Looks like agaricus arvensis or it’s kissing cousin, agaricus campestris. But those should be larger. The bad kissing cousin in that family is Agaricus xanthodermus, the yellow stainer.
For starters the must have brown spores and light purple to brown gills, if those are white you are in deadly amanita territory. The edible of the agaricus should smell like almonds or anise, and not stain yellow in a hurry when cut (that would be the yellow stainer, no almond/anise smell either).
This guy became mushroom sauce a few weeks back:
The gills are not white but notice how I pulled the whole thing out of the ground to make sure it wasn’t coming out of an egg sack, amanita-style
Found a patch of shaggy parasols (chlorophyllum rachodes) today on the property while clearing out some dead wood. I have no idea where they found the moisture to come up, we’ve gotten like an inch of rain in the last two months and nothing at all in September.
These cause gastric upset in some people which is a shame because they’re delicious. Super meaty, nutty and mushroomy.
Found outside my timeshare two weeks ago. Looked like Boletus edulis to me.
The color of the stalk is all wrong for B. edulis, and they typically grow in a forest. Also, was there any reticulation on the stalk?
Chicken of the woods picked on Sept 6 in southern Michigan. This was on the side of a cherry tree (wild forest/timber tree). It is next to a large oak tree that grows a large chicken almost every year. They say there are two varieties, one that grows large clusters from the ground near trees, and another that grows like shelf mushrooms from the side of trees. Both of these exist within 10 feet of each other in my yard.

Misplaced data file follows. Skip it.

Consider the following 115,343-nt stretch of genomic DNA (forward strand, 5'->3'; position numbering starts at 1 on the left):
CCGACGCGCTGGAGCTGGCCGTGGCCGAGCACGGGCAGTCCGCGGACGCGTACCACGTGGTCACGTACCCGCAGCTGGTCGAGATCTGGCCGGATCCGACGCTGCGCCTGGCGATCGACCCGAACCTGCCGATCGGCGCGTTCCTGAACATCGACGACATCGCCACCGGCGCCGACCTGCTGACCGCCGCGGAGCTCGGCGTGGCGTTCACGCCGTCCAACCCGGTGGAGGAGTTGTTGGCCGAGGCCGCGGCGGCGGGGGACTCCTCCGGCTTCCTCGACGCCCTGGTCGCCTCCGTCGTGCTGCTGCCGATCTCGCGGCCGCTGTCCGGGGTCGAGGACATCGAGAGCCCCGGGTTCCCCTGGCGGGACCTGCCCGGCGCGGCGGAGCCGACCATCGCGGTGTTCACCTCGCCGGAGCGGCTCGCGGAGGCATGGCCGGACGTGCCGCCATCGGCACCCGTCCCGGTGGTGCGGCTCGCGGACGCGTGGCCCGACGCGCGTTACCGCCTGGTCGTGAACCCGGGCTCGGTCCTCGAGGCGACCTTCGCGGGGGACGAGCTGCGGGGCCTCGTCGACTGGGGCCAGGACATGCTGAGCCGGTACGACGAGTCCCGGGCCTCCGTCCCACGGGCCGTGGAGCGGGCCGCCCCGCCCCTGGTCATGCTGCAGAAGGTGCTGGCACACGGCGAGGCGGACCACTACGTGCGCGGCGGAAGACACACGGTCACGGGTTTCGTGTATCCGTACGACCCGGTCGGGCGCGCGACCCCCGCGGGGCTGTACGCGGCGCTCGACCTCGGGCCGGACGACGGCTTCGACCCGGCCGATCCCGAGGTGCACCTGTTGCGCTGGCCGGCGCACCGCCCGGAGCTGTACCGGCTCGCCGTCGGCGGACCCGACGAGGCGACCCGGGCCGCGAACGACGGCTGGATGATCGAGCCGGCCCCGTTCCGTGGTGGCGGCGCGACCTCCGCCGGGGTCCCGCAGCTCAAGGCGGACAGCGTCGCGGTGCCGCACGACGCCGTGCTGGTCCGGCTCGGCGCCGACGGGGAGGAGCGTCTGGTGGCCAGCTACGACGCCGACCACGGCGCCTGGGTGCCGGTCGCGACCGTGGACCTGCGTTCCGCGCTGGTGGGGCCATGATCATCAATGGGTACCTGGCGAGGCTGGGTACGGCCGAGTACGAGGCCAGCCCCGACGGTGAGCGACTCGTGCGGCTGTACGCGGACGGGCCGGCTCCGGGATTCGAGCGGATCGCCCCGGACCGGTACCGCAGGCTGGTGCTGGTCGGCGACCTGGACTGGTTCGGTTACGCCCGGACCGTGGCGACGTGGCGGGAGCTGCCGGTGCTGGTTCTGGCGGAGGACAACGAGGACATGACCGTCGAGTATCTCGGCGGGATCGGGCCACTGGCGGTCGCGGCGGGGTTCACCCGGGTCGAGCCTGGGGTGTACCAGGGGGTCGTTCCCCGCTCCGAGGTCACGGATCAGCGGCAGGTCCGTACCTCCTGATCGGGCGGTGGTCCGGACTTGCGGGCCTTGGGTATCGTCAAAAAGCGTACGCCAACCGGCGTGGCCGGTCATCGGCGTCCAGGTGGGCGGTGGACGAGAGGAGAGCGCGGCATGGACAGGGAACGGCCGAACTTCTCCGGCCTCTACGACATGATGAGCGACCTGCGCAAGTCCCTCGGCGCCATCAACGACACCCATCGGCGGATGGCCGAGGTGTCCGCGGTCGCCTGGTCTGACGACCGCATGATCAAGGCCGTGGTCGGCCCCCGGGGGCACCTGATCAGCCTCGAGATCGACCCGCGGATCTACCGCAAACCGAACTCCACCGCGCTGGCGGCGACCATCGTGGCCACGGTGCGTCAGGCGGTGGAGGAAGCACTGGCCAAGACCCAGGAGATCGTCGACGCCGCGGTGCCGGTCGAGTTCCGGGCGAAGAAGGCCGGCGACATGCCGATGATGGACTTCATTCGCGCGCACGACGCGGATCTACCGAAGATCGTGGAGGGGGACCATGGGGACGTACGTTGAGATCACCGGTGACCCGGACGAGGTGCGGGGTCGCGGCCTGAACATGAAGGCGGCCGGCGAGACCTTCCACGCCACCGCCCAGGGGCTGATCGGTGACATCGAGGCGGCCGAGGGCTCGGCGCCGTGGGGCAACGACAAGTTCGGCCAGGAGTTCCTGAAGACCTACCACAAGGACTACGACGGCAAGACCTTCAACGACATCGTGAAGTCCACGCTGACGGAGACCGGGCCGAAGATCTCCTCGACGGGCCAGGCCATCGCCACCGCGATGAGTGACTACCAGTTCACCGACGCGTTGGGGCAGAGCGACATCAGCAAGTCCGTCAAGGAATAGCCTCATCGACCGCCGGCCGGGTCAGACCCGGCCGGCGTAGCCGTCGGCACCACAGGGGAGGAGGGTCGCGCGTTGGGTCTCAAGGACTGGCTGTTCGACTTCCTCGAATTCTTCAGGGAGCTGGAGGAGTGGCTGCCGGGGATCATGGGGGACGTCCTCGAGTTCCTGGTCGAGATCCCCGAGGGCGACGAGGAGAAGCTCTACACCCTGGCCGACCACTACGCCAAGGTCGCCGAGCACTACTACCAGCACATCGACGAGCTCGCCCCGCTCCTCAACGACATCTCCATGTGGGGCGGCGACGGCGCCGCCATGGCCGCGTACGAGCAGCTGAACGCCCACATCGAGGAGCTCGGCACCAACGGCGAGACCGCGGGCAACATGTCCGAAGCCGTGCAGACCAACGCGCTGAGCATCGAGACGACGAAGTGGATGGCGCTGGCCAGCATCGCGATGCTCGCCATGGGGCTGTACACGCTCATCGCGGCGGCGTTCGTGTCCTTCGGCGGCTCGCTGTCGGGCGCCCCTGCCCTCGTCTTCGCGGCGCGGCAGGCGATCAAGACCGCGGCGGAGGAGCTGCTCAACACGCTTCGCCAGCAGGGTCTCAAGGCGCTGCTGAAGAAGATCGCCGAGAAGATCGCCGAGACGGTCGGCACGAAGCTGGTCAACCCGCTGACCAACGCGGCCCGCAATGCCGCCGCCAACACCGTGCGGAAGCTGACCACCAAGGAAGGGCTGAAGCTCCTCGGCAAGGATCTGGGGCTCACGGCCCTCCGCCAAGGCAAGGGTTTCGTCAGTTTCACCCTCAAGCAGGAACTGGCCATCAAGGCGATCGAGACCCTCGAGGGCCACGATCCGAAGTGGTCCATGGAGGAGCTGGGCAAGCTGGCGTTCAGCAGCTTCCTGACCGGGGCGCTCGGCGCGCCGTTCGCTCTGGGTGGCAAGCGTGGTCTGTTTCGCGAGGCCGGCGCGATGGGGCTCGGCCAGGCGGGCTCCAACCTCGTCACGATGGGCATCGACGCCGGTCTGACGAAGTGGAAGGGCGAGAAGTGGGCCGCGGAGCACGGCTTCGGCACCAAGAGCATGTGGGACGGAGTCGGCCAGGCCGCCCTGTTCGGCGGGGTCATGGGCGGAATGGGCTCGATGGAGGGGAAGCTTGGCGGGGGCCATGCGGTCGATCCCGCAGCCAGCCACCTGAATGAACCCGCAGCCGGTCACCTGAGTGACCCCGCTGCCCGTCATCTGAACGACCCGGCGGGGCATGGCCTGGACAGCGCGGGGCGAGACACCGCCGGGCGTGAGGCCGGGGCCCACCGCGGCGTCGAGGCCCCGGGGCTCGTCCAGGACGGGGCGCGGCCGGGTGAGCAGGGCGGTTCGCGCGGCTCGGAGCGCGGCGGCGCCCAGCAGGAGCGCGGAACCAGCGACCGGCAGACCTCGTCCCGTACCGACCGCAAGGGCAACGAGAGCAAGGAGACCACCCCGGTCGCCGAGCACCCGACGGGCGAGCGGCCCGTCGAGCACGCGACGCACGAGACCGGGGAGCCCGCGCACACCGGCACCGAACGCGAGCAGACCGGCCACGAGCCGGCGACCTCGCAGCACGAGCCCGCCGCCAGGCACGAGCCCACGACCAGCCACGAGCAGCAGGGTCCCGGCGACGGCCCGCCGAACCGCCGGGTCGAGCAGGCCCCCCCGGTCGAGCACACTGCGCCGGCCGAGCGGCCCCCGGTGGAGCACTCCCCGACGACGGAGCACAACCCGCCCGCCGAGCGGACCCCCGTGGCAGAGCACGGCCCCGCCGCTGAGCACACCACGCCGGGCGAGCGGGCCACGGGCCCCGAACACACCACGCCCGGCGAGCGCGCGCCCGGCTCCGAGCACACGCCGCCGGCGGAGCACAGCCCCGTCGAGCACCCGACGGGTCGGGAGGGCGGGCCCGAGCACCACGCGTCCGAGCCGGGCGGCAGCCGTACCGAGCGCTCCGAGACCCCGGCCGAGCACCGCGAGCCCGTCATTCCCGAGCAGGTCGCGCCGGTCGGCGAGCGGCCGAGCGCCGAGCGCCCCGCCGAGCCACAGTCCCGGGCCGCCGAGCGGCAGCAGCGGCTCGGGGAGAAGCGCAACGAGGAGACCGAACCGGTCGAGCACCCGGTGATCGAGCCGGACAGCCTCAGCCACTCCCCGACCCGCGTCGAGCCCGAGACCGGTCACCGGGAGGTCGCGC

I think that it is a royal bolete (Butyriboletus regius)…although I’ve never seen one in person.
It is extremely rare in Europe and in my country it is a protected species.
I love the “secret forest place”
Within the past couple weeks, I’ve picked wild Dryad’s Saddle and Wine Cap in the neighborhood. Today I picked Chicken of the Woods. I’m not a huge fan but I’m gonna try eating it again. I couldn’t help myself – it was just too stunning to resist.
I was planning to hunt a bunch of spots for hen of the woods (maitake), but one stump was all it took. About 20 lbs.
Is this parasol, specifically shaggy parasol? It’s a beautiful mushroom but I have no plan to eat it.
It looks like one of the Shaggy Parasol species; but, to be sure, you should find pink/red staining when you cut through the stem near the base. Also, the spore should be white.
I’m in the wrong area of Michigan…lol
You’re not that far, I used to launch my boat near you to fish St. Clair.
Looks like a Lepiota group species, but I don’t think it’s any of the three shaggy parasols (Chlorophyllum rachodes, brunneum, or olivieri). The scales on the cap are too delicate and not the right color, and the stem is scaly too (shaggy parasols have a smooth stem). In fact it’s more similar to the “classic” parasol mushroom, Macrolepiota procera, but the scales on the cap don’t seem dark enough for that either. Overall I’d classify it under “do not eat”.
Thanks! It’s a big and beautiful mushroom. I now understand why people eat its poisonous lookalike.
Pictures of another similar mushroom. I think they are indeed parasols, truly magnificent mushrooms.
Those do look like parasols, seeing how big it is with the super long stem and darker scales on top. You’d need to check the spore print to make sure it isn’t green though.
Any idea what kind of bolete is this? I just saw a big patch popped up under my eastern pine trees. It seems that this bolete grows close to pine roots.